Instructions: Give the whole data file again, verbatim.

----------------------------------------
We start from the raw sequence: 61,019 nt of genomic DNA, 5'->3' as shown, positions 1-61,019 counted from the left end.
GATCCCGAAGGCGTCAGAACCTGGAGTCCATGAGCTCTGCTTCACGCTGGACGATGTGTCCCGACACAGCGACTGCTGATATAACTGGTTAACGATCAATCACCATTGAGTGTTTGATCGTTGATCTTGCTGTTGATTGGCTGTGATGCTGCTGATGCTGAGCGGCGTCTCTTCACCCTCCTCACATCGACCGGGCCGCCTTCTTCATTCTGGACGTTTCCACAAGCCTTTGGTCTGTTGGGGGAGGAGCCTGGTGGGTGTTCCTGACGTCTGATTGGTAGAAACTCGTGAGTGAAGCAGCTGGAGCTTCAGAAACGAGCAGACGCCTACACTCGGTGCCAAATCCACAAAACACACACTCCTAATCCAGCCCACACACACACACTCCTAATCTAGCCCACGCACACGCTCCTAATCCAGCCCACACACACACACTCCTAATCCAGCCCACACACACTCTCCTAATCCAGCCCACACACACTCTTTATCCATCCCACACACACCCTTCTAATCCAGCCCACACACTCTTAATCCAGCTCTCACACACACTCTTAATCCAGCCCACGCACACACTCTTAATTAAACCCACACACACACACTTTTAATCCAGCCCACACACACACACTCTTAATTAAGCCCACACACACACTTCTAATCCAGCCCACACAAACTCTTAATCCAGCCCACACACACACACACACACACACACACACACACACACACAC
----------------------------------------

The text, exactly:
We start from the raw sequence: 61,019 nt of genomic DNA, 5'->3' as shown, positions 1-61,019 counted from the left end.
GATCCCGAAGGCGTCAGAACCTGGAGTCCATGAGCTCTGCTTCACGCTGGACGATGTGTCCCGACACAGCGACTGCTGATATAACTGGTTAACGATCAATCACCATTGAGTGTTTGATCGTTGATCTTGCTGTTGATTGGCTGTGATGCTGCTGATGCTGAGCGGCGTCTCTTCACCCTCCTCACATCGACCGGGCCGCCTTCTTCATTCTGGACGTTTCCACAAGCCTTTGGTCTGTTGGGGGAGGAGCCTGGTGGGTGTTCCTGACGTCTGATTGGTAGAAACTCGTGAGTGAAGCAGCTGGAGCTTCAGAAACGAGCAGACGCCTACACTCGGTGCCAAATCCACAAAACACACACTCCTAATCCAGCCCACACACACACACTCCTAATCTAGCCCACGCACACGCTCCTAATCCAGCCCACACACACACACTCCTAATCCAGCCCACACACACTCTCCTAATCCAGCCCACACACACTCTTTATCCATCCCACACACACCCTTCTAATCCAGCCCACACACTCTTAATCCAGCTCTCACACACACTCTTAATCCAGCCCACGCACACACTCTTAATTAAACCCACACACACACACTTTTAATCCAGCCCACACACACACACTCTTAATTAAGCCCACACACACACTTCTAATCCAGCCCACACAAACTCTTAATCCAGCCCACACACACACACACACACACACACACACACACACACACAC